December 22, 2020 6 min read
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Famous English writer Samuel Johnson once observed, “Curiosity is, in great and generous minds, the first passion and the last.” His point still stands in today’s ever-changing business environment; it’s more important than ever to never stop learning. You have to keep your brain active, engaged and always improving. Here are five ways to get started.
1. Deliberately foster curiosity
One study on curiosity took a cross-section of 200 employees working in a variety of industries and split them into two groups. The first group received text messages twice a week for a period of four weeks, reminding them to be curious, to ask “why” questions and to figure out how they would make that part of the day. The control group received messages simply asking them to reflect on the work they had to do.
At the conclusion of the assessment, the first group scored higher on measures of creativity, including innovative questions and solutions to problems. They had deliberately fostered curiosity.
When you start your day, do the same thing that study group did. Don’t just begin with coffee, news and meetings. Take a minute to remind yourself to ask “why” questions. For most entrepreneurs, this should come as second nature — it’s part of the way many are wired. But it can be easy to get caught up in the day-to-day and forget.
2. Read books — lots of them
The average American reads one book per year, while the average CEO reads five books per month.
Warren Buffett, Bill Gates, Mark Zuckerberg and Mark Cuban are all known for their love of reading. Buffett, in particular, called reading one of the reasons for his success in one investing class at Columbia Business School, stating, “Read 500 pages like this every day,” as he pointed to a number of manuals and papers. “That’s how knowledge works. It builds up, like compound interest. All of you can do it, but I guarantee not many of you will do it.”
There are a number of reasons to read print books in particular, but among them are increased retention and an ability to build up focus. Reading a book is much less interactive than reading off a screen, and the lack of distractions can create a level of focus that’s perfect for individuals who need to get in a productive zone.
3. Going back to class
You don’t have to step foot into a classroom to go back to class with the advent of new learning technologies. Colleges and universities make some of their materials available for free online, with video lectures readily available. Webinars are commonly used tools of learning for the business-minded. And podcasts about just any subject under the sun are all the rage.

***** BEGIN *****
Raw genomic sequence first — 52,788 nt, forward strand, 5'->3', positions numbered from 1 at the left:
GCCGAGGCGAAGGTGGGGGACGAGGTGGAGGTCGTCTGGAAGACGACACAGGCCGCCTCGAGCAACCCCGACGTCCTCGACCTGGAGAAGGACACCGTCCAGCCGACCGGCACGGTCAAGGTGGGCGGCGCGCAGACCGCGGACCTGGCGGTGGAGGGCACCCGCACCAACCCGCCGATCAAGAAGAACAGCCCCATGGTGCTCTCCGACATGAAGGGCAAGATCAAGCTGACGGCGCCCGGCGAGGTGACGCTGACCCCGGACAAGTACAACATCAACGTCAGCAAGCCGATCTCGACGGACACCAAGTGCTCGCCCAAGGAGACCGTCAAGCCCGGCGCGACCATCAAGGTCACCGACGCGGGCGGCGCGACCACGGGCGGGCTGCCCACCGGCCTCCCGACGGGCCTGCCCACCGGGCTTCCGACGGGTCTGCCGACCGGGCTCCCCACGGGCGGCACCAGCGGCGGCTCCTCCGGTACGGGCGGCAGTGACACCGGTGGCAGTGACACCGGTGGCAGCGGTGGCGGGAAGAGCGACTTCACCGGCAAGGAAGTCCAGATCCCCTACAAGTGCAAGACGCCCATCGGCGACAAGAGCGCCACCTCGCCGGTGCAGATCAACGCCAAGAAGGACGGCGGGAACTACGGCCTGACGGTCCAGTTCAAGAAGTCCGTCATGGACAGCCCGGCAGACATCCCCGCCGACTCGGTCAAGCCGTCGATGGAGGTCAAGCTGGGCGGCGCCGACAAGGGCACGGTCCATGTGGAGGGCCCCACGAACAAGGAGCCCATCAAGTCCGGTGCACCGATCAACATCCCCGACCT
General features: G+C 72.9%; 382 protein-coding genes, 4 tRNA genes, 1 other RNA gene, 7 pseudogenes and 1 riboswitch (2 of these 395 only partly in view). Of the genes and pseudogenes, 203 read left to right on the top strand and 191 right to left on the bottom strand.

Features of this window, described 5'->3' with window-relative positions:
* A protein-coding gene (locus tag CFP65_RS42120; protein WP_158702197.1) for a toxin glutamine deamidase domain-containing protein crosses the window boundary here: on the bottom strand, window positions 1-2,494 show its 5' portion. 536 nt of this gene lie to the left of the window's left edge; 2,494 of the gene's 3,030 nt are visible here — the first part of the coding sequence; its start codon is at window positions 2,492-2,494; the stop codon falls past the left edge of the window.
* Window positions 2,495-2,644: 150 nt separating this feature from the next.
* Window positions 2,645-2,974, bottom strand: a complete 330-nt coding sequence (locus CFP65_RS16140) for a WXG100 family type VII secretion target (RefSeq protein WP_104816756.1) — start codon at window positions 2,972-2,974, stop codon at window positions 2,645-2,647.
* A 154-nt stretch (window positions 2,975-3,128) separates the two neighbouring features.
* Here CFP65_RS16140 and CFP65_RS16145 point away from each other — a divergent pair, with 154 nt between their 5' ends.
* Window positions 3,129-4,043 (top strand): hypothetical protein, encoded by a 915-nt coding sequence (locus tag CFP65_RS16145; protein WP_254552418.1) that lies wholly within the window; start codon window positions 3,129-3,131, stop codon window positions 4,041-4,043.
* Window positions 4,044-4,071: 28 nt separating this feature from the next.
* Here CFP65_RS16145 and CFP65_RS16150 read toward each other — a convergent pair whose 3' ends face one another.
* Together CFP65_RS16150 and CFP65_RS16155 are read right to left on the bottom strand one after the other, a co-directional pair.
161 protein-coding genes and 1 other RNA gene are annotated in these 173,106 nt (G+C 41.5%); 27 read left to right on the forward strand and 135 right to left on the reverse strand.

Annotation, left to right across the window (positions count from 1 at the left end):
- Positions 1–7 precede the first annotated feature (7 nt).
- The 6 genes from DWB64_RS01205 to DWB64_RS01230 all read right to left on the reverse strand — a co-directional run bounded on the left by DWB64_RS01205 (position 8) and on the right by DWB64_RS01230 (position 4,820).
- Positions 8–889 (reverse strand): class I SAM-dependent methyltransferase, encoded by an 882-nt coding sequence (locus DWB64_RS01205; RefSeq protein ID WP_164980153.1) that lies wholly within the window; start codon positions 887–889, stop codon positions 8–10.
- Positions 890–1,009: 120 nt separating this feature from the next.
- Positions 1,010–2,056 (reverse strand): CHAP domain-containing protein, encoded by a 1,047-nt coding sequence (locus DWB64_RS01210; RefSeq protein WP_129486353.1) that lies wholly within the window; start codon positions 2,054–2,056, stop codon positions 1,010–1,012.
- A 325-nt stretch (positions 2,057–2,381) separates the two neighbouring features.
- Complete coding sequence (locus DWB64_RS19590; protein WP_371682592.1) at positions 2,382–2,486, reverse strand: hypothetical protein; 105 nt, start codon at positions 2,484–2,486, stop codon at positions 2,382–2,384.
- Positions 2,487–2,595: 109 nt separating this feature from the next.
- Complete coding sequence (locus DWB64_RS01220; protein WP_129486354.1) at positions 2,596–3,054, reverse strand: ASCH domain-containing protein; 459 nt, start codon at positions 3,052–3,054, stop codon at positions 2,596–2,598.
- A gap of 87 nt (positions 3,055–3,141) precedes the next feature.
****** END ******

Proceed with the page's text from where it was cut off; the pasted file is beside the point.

Scott Lee, founder and CEO of Gooroo, decided recently to expand his company’s educational platform to include course subscriptions for adult professionals, as well as younger students. The result: Gooroo Courses.
4. Find fulfillment in the mundane
Psychologist Kou Murayama discovered something interesting when he assigned people to very mundane tasks like putting words in alphabetical order: They enjoyed it more than they expected. Murayama discovered that people found motivation in the task, despite the dullness of the moment to moment work.
Every task has its boring aspects, and entrepreneurs know that more than most. As much as the glitz and glamor of the “be your own boss” lifestyle appeals to the “get rich quick” hustlers, real entrepreneurs have to be willing to do things they don’t always enjoy. That may mean creating a new site structure for an ecommerce venture, or going through ad buys manually to make sure dollars are being allocated effectively. The work can be grim and dull, especially when a company is just starting up.
Murayama’s work shows that our brain will find ways to keep itself engaged if we let it. Instead of plugging in music or podcasts when we’re working on mundane tasks, we can try leaving it without outside stimulation. That can lead to us dedicating that brainpower to meditating on the knottier problems at hand, and the simple repetitive motion or task is helpful for keeping us focused.
5. Listen, listen, listen … and then keep listening
Once a titan of the entertainment industry, Blockbuster only has one store left. After a near-ubiquitous expansion through the 1990s and 2000s, its competitors left it a hollow shell of its former self. The company barely exists.
But things could have gone quite differently if not for one fateful decision. In 2000, Blockbuster had the chance to purchase the fledgling Netflix for $50 million. Netflix was running short on funding and pitched the idea to CEO John Antioco.
Antioco’s response was scornful: Their business model wouldn’t work. The Internet’s march into their lives was overstated. The deal didn’t go through. And the rest, as they say, is history.
If Antioco had really listened to the presentation and not been set on his own perspective, Blockbuster’s history might have been different. And history is ultimately full of business owners and entrepreneurs whose hubris grew until they disregarded the advice of others. Surround yourself with people who challenge your viewpoints; otherwise, you run the risk of doing the same thing Antioco did.
Related: The Year Netflix Almost Died
Curiosity and motivation for lifelong learning will carry you far. Entrepreneurs need to be mentally agile, sharp and flexible, and applying these tips will set you up for success.